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Most medical schools want to see some research experience. Generally speaking, the more the better.
It really depends on the school you apply to, though. Some medical schools don't care at all whether you have done research or not.
However, most medical schools prefer to see some research experience on your application and yet other schools absolutely
require it and won't consider you if you have done little or no research.
Generally speaking, some minimal exposure such as working in a research lab for a semester is okay for most schools.
However, as already mentioned, some schools want to see
major research involvement, perhaps that you have done your very own project, and may prefer published work.
Especially if applying to research "powerhouses" and top medical schools, this will probably be necessary.
See what successful applicants did for Research.
Some professors help undergraduate students set up their very
own research projects that lead to publication of their work in the end. Others involve students in ongoing projects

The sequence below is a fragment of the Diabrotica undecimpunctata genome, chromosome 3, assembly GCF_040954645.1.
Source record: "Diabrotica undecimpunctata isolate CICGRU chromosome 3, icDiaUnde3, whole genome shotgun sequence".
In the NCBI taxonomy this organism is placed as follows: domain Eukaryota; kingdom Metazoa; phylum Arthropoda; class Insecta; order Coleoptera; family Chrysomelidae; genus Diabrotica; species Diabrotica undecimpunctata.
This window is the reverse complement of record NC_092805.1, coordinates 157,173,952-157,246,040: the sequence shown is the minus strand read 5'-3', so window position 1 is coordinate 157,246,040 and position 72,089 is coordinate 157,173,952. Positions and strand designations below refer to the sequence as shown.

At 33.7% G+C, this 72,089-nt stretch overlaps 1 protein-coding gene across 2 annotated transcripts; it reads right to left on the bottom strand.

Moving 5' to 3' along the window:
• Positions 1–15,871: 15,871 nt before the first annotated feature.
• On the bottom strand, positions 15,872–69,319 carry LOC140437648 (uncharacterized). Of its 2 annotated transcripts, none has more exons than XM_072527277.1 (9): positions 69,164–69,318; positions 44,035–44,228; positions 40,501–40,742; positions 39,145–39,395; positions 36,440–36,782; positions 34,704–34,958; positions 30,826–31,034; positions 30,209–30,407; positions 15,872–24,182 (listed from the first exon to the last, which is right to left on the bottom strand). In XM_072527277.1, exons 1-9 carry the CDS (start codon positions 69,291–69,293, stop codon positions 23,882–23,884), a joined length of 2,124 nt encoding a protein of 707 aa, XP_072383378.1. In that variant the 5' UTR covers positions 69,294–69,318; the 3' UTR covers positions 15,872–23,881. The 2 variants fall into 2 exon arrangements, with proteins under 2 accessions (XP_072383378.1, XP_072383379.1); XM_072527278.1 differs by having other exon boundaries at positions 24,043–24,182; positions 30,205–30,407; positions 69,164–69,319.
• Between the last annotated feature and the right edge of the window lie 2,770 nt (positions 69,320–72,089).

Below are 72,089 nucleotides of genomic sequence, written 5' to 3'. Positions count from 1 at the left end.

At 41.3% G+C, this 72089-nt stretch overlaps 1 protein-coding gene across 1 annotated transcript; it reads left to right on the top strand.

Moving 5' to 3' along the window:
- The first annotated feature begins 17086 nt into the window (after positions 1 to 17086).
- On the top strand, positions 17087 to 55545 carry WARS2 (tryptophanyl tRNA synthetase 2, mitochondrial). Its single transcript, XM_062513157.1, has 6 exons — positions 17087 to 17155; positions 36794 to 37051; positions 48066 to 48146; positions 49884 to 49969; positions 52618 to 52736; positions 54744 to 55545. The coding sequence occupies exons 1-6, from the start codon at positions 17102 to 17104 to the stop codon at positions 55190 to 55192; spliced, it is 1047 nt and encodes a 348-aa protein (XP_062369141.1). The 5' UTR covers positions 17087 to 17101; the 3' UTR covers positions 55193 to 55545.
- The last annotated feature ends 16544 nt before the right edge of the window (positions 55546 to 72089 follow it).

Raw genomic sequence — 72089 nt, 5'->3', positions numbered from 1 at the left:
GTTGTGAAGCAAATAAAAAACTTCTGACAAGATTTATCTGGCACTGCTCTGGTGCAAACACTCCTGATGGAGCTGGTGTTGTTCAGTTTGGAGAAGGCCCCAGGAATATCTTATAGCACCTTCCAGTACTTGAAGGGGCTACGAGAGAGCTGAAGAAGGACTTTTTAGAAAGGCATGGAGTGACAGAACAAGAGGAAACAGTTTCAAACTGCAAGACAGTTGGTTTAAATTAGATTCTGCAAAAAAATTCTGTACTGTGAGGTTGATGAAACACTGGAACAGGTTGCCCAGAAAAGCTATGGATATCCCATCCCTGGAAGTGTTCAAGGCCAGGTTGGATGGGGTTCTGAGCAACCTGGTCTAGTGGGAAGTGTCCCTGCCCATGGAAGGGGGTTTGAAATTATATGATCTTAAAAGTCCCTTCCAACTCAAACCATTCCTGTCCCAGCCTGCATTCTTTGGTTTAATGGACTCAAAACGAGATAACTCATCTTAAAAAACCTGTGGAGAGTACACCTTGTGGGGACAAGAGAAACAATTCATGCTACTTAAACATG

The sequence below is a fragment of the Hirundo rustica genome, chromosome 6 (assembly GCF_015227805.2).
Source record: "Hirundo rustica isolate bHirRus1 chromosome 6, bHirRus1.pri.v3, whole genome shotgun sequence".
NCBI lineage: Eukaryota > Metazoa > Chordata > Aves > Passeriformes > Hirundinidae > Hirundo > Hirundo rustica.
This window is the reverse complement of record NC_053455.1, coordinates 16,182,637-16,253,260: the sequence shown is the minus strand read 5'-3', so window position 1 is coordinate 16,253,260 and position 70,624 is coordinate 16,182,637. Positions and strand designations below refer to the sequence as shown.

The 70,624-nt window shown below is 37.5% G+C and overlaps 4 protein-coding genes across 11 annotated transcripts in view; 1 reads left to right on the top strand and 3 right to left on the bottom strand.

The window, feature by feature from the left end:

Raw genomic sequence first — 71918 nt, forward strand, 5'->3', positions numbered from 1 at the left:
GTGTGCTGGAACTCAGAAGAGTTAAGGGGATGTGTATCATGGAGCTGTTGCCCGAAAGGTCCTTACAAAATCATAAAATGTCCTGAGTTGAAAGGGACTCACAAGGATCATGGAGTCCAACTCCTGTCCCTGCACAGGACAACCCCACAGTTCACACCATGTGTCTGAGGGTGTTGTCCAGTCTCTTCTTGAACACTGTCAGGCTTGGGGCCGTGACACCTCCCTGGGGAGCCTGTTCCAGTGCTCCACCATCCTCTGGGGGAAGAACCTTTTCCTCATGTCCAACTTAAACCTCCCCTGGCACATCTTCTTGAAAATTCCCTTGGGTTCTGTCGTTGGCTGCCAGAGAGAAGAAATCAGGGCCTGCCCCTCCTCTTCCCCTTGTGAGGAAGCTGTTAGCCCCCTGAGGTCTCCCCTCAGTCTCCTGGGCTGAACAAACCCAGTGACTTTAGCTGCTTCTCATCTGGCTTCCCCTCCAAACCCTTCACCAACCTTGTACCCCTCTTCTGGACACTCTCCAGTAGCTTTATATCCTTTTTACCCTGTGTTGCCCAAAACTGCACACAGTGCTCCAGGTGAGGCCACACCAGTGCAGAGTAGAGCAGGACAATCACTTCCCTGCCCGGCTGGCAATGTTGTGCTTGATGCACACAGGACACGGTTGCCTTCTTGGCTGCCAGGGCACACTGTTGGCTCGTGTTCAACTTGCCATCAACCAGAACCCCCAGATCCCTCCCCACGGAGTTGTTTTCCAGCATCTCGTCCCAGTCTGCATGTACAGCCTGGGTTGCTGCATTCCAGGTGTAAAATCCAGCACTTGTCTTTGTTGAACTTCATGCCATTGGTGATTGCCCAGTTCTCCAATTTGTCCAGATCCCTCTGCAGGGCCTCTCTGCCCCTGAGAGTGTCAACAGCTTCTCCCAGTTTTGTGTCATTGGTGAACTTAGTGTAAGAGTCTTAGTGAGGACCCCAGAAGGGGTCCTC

or use them as grunt workers to care for animals or have them clean their labs (try to avoid the latter two - you need
research experience or involvement). All intermediates
between these two extremes are possible.
To strengthen your application for most medical schools, the goal here is to:
1. Be involved in thesis driven research
2. To be able to explain what the "goals" of the project were
3. Show what you did to contribute and what your responsibilities were
4. Be able to give some background and detail in your interview
Again, schools that are big into research will probably
put more focus on research than other medical schools. Make sure you prepare appropriately.
Find out if the medical schools you are interested in have specific requirements or a reputation
for requiring research or expecting research of students - and how much of it.
For my purposes, spending 3 hours a week for one semester worked out well and this was
sufficient for all the schools I applied to. I participated in research in a developmental
biology lab on campus and performed surgeries on chicken embryos and enjoyed the experience.